Changing Your Car's Oil: It's Easier Than You Might Think

car keys with a girly keyring on a desk next to a macbook

Oil plays a crucial role in your car; it ensures that all moving parts remain lubricated, that the engine is performing correctly and that you're getting accurate gas mileage. While I knew that changing oil in your car was something you needed to do, me being clueless I left mine far too long, and later found out I'd put my car at risk of failure. Thankfully I got away with my lack of maintenance this time, but have vowed to be more careful in future! Admittedly, I didn't do this myself (luckily I have a boyfriend that knows about cars to do it for me) but I did take a look at the process, and I think it's something most people could do. Here's what you need to know about changing your oil. 

1. Always consult your manual
First things first, take a look in your car's manual. This will tell you when you need to change the oil and the best way to go about it. It will tell you the amount that you need to fill the oil chambers to, which kind of oil you need, and generally enables you to check what you're supposed to be doing for your particular car model. 

2. Position your car properly
For most cars, the oil cylinder is located under the bonnet, close to the engine. Before you attempt anything, park your car on level ground- so no sloping driveways! In some cars you'll need a jack to gain access, or better still, two jacks for more stability. Make sure you're certain the car is secure, follow the instructions on the jack carefully. Obviously the car falling on you could be really dangerous, so this is one of the most important things to get right. 

3. Drain the old oil
If your car has been recently used, then wait a while for it to cool it off. Hot oil has the potential to cause serious skin injuries, which of course you'll want to avoid at all costs. Put a basin such as a washing up bowl underneath to catch the old oil, and open the oil plug (again, your manual will show you where this is). Give it around ten minutes for the whole batch to pour out. It's supposed to be brown, but mine was that old it had gone jet black and looked terrible. Not good!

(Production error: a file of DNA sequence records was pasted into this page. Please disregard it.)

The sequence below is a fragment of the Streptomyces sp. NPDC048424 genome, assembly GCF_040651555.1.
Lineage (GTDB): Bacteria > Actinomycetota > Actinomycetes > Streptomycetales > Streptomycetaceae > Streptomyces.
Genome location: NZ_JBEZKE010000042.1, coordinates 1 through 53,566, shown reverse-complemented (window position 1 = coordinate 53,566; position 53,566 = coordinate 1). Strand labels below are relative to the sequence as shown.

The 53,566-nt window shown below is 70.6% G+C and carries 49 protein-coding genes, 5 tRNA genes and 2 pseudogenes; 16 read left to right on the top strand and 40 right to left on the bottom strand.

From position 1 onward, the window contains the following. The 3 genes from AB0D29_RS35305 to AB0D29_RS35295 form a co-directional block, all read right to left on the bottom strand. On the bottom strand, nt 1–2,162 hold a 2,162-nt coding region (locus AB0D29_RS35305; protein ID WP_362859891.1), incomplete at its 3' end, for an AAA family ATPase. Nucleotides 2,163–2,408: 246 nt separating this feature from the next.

4. Replace everything
Once the old oil has been drained, remove the oil filter; when you're replacing this, ensure that you apply some new oil on it for extra lubrication. Close the oil plug and pour the new oil in from the top. Be careful about spilling any on the engine, or you'll end up with smoke everywhere when you start up the car. 

5. Start the engine
Before you start the engine, make sure that there are no leaks underneath the car. Use the dipstick to check oil levels, you'll have been shown how to do this when doing your driving lessons. Remove the stick, wipe it, dip it, and wipe it again and check if the levels are up to the standard required for that vehicle. Start the engine to increase the pressure, and to make sure that everything is working correctly.

Finally, put the drained oil inside a container and take it to your local recycling centre. They can dispose of it safely, in a way that won't damage the environment. Far too much oil ends up down drains and in rivers and canals, don't contribute to the problem. If you're as clueless as me, sites like http://MyFirstCarGuide.com can be helpful if you're considering changing your oil- or if you really don't want to deal with it yourself you can always have it serviced at a garage.  

No comments